"The Admissions Committee of the Human Genetics Graduate Program at Johns Hopkins was very enthusiastic about your application. We would like to invite you for an interview." So began the email that has fundamentally shaped the last three years of my life. I still remember the first swoop of elation that rose in my throat — an interview at Johns Hopkins! Tight on its heels came the stomach-clenching tumble of anxiety — an interview — at Johns. Hopkins.

I remember rehearsing my research stump speech. Stressing about removing every last white cat hair from my trousers and jacket (they were hanging in my closet — how did the roommate’s cat have power even there?!). Choosing one pair of shoes because they were more professional, then switching to the other pair because they had a more practical heel. Memorizing the publication histories of the professors interviewing me. In short, I studied for my interviews so that I would be as prepared as possible when I stepped off the plane in Baltimore, a city that was new to me. But all that preparation was misdirected, since I didn’t have any idea at that time about what was actually important for my visit.

Every program handles recruitment differently, but human genetics has a student-centric attitude to wining and dining. Students are involved in everything: They organize schedules; drive recruits between the airport, hotel, campus and dinner; escort recruits between interviews; set up dinners; and attend recruitment social events.

First, I was a recruit; then I participated in recruitment as a Human Genetics student Now, I’m on the committee that organizes recruitment. My perspective of the recruitment process has changed dramatically at every step, and there are many things I wish I could go back and tell myself as a recruit that would have made the process less daunting. But because I can’t do that, I make sure to remember my experience three years ago as I facilitate recruitment now. I believe that retrospection helps me emphasize the components of recruitment that are most important to the future students.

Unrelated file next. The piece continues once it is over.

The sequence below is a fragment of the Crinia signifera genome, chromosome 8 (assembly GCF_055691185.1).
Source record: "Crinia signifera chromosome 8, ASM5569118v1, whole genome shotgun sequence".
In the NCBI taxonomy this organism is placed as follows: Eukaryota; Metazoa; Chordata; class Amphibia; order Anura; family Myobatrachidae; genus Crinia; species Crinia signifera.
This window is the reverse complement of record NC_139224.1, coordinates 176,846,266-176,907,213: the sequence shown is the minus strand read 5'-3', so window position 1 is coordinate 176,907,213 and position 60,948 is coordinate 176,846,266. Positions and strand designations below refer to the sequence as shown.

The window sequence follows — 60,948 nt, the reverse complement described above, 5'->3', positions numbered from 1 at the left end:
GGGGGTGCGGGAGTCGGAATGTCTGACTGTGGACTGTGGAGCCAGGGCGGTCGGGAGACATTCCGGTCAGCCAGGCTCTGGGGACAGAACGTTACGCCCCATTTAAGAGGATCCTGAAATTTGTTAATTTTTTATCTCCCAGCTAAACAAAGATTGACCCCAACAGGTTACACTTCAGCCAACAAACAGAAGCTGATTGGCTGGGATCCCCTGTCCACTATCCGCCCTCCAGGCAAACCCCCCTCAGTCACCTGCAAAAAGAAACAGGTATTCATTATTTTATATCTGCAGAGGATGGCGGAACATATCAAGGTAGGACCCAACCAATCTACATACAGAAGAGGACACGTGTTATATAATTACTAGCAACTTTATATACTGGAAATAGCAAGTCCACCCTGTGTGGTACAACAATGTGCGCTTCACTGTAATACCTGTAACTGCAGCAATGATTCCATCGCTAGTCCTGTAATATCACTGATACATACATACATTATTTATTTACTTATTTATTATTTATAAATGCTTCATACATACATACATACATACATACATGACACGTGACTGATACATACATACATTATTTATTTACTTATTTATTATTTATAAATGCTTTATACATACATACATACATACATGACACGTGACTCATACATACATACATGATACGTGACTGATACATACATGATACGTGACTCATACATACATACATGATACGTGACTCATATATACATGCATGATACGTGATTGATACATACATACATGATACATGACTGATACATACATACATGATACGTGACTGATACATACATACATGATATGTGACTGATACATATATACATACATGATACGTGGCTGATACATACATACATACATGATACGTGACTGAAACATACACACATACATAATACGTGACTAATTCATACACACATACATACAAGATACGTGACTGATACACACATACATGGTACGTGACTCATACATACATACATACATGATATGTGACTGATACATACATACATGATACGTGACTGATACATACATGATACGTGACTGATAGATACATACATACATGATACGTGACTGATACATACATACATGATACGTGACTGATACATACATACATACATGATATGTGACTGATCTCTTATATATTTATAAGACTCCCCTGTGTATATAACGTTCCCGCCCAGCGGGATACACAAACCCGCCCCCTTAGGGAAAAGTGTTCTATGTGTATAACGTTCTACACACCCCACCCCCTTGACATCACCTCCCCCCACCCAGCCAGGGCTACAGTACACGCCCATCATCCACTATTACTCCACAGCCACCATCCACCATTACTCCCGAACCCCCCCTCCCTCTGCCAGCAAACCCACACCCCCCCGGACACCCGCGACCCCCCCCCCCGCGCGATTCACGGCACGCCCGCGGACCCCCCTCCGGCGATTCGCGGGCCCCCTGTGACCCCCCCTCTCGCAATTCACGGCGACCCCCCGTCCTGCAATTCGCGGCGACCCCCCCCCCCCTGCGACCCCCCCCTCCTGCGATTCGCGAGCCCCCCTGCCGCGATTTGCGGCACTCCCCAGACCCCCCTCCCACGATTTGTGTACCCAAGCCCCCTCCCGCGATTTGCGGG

I am not the all-knowing sage of recruitment; I’m only one viewpoint, and I certainly do not have the perspective of the professors and administrators, who are the true authorities on who gets final admission. But I want to share a few insights on what does —and doesn’t —matter as a recruit, student and organizer as Hopkins once again embarks on the school-wide scramble to find new students.


What I thought before interviews:

How I dressed really mattered. Fumbling my words was the kiss of death. Faculty and students were quietly judging every awkward laugh, uncomfortable pause, and admission of ignorance. It was not enough to just know my science; I had to wow my interviewers with my autonomy and convince them of my already-acquired success.

What I now think:

As a recruit, demonstrate independent thinking and flexibility but don’t sweat the small stuff. It’s important to dress and act professionally, but barring red flags, the details fade into the woodwork. A coffee stain on your tie or a botched tongue-twister sentence makes you human, not a failure, and interviewers know it. Interviews are about communicating your knowledge clearly and your ability to think critically, which hyper-self-consciousness impedes. Not everyone is a naturally sparkling conversationalist, and anxiety isn’t something that can just be switched off. But by focusing on what matters and trying not to get hung up on flubs that don’t, being a recruit would have been a lot easier for me, both while it was happening and while I was waiting for the admissions decision.

Professors know that you didn’t get to where you are today by yourself. True, they are giants in their fields,  but even they stand on others’ shoulders. They also know that you don’t (yet!) have a Ph.D.,  so they don’t expect you to have a mile-long curriculum vitae. So, absolutely claim credit where you earned it, but also be gracious and acknowledge the people who trained you and worked with you, if the project you are discussing is not entirely your own.

Graduate Student

What I thought as a recruit:

Students were mentally ranking favorite recruits and thought I was naïve, given my meager science education. They were largely helping recruitment for the free wine and out of a sense of obligation to the program. After all, they wanted to know who their successors would be before they showed up to day one of classes.

What I now think: